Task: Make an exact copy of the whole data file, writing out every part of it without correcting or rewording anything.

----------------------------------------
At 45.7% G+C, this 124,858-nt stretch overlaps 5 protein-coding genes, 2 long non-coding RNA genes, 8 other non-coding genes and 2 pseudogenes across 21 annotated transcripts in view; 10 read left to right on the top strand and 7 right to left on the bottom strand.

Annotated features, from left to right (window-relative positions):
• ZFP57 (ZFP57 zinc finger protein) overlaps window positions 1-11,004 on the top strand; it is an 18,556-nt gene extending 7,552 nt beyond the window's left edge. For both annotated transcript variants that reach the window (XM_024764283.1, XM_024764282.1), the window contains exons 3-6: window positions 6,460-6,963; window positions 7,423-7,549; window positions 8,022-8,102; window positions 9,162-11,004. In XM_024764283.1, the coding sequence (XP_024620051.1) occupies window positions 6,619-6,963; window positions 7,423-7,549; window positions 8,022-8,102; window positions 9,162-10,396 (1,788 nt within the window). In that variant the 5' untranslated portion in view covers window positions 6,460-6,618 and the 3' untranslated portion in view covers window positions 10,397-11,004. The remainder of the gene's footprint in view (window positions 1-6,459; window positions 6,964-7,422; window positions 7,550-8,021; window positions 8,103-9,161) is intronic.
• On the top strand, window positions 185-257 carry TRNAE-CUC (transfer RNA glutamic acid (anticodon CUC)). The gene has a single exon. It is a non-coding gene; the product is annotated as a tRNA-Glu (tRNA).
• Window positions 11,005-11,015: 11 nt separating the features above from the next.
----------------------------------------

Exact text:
At 45.7% G+C, this 124,858-nt stretch overlaps 5 protein-coding genes, 2 long non-coding RNA genes, 8 other non-coding genes and 2 pseudogenes across 21 annotated transcripts in view; 10 read left to right on the top strand and 7 right to left on the bottom strand.

Annotated features, from left to right (window-relative positions):
• ZFP57 (ZFP57 zinc finger protein) overlaps window positions 1-11,004 on the top strand; it is an 18,556-nt gene extending 7,552 nt beyond the window's left edge. For both annotated transcript variants that reach the window (XM_024764283.1, XM_024764282.1), the window contains exons 3-6: window positions 6,460-6,963; window positions 7,423-7,549; window positions 8,022-8,102; window positions 9,162-11,004. In XM_024764283.1, the coding sequence (XP_024620051.1) occupies window positions 6,619-6,963; window positions 7,423-7,549; window positions 8,022-8,102; window positions 9,162-10,396 (1,788 nt within the window). In that variant the 5' untranslated portion in view covers window positions 6,460-6,618 and the 3' untranslated portion in view covers window positions 10,397-11,004. The remainder of the gene's footprint in view (window positions 1-6,459; window positions 6,964-7,422; window positions 7,550-8,021; window positions 8,103-9,161) is intronic.
• On the top strand, window positions 185-257 carry TRNAE-CUC (transfer RNA glutamic acid (anticodon CUC)). The gene has a single exon. It is a non-coding gene; the product is annotated as a tRNA-Glu (tRNA).
• Window positions 11,005-11,015: 11 nt separating the features above from the next.